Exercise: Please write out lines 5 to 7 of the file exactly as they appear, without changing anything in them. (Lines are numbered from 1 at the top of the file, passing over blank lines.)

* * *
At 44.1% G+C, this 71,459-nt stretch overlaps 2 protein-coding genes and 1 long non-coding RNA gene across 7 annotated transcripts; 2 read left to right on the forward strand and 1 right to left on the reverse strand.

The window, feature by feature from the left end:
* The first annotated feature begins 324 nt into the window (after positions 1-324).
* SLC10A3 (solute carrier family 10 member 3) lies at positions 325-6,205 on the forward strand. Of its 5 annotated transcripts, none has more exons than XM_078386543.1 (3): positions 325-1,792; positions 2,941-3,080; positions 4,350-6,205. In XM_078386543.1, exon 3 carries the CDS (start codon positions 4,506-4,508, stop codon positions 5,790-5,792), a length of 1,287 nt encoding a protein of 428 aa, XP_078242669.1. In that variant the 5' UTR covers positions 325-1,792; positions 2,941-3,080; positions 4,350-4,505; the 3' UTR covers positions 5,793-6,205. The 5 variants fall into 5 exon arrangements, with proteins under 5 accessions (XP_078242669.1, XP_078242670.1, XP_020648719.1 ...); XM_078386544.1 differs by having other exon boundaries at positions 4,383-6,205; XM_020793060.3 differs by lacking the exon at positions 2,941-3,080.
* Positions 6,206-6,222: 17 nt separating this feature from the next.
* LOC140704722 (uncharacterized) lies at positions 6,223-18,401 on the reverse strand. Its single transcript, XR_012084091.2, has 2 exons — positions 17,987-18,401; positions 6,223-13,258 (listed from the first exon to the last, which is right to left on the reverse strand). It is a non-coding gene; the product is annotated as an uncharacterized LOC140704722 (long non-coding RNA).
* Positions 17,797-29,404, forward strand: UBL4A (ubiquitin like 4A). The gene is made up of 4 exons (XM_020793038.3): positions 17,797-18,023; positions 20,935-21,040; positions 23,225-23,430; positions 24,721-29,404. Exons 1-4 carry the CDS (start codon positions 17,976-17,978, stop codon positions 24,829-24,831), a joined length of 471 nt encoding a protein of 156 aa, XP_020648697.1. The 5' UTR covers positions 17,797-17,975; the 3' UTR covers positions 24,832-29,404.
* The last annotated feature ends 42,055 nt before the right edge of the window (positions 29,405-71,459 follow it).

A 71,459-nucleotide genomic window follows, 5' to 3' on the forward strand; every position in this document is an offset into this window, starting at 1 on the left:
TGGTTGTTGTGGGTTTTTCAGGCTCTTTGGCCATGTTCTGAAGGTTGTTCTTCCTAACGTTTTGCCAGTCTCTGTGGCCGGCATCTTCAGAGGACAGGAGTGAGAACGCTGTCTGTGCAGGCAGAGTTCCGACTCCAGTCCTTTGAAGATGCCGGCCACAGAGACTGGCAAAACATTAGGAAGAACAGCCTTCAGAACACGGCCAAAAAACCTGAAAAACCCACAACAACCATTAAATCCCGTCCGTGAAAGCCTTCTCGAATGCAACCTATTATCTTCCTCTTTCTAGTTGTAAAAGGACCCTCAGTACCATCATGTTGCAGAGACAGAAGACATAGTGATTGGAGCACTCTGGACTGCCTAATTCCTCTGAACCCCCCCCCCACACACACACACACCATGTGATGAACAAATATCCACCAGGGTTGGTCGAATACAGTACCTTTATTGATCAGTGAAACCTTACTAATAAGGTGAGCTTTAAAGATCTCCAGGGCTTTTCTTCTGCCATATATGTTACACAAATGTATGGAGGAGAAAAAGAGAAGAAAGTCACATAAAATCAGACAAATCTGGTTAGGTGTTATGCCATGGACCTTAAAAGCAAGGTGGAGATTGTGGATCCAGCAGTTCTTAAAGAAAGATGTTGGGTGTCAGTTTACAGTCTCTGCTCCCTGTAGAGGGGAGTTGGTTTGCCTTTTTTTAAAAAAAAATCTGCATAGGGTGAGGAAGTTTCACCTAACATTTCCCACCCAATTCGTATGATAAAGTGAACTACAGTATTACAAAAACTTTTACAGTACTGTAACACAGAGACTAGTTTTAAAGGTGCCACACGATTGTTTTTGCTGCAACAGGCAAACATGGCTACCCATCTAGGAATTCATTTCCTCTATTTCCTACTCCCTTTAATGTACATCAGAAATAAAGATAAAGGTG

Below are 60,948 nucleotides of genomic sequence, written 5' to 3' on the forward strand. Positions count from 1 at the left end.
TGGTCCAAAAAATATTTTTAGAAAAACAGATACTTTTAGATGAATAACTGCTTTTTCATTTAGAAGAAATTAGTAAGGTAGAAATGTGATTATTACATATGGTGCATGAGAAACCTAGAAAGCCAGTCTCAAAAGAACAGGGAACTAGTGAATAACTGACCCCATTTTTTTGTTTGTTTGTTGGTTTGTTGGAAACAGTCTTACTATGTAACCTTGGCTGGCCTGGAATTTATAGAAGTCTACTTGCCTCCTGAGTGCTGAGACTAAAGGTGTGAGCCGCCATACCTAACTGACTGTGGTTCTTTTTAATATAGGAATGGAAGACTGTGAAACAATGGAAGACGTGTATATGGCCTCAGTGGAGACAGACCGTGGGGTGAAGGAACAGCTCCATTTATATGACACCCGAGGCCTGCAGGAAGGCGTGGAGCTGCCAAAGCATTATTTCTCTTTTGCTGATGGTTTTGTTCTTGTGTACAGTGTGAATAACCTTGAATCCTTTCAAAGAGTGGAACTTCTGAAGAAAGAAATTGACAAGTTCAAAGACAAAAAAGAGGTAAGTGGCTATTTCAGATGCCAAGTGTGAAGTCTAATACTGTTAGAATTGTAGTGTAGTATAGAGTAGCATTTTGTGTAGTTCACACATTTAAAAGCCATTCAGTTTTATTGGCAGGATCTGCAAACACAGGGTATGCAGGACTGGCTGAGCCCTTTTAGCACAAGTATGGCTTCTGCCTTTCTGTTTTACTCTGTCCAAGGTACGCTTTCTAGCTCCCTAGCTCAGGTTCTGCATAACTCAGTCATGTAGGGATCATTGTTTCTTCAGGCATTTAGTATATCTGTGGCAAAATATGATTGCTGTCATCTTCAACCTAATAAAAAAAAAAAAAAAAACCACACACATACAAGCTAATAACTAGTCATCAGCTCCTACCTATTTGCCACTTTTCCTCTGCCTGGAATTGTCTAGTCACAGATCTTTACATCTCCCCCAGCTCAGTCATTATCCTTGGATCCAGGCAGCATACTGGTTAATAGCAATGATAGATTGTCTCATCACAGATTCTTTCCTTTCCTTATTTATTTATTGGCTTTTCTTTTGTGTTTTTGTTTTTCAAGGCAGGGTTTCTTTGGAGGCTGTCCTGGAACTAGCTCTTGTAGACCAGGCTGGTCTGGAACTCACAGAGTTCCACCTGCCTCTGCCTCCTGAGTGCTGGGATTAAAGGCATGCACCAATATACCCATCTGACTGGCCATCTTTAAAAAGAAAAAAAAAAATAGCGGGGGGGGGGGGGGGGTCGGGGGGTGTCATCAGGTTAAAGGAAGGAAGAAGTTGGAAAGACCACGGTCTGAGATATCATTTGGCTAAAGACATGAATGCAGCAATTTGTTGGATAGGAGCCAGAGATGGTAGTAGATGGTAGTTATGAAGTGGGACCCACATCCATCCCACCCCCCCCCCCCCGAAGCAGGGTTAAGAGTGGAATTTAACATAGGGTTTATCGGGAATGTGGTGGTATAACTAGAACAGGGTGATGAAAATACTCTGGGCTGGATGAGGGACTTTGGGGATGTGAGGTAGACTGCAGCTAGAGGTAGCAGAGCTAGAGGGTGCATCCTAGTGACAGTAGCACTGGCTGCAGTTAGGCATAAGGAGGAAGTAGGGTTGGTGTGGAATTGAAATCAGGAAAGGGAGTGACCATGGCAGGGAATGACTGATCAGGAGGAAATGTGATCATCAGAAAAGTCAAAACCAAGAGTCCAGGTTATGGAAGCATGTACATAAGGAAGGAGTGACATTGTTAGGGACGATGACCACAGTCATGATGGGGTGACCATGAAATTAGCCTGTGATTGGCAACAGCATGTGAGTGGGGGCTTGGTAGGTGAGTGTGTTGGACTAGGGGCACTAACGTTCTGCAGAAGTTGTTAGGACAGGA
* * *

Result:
* Positions 6,206-6,222: 17 nt separating this feature from the next.
* LOC140704722 (uncharacterized) lies at positions 6,223-18,401 on the reverse strand. Its single transcript, XR_012084091.2, has 2 exons — positions 17,987-18,401; positions 6,223-13,258 (listed from the first exon to the last, which is right to left on the reverse strand). It is a non-coding gene; the product is annotated as an uncharacterized LOC140704722 (long non-coding RNA).
* Positions 17,797-29,404, forward strand: UBL4A (ubiquitin like 4A). The gene is made up of 4 exons (XM_020793038.3): positions 17,797-18,023; positions 20,935-21,040; positions 23,225-23,430; positions 24,721-29,404. Exons 1-4 carry the CDS (start codon positions 17,976-17,978, stop codon positions 24,829-24,831), a joined length of 471 nt encoding a protein of 156 aa, XP_020648697.1. The 5' UTR covers positions 17,797-17,975; the 3' UTR covers positions 24,832-29,404.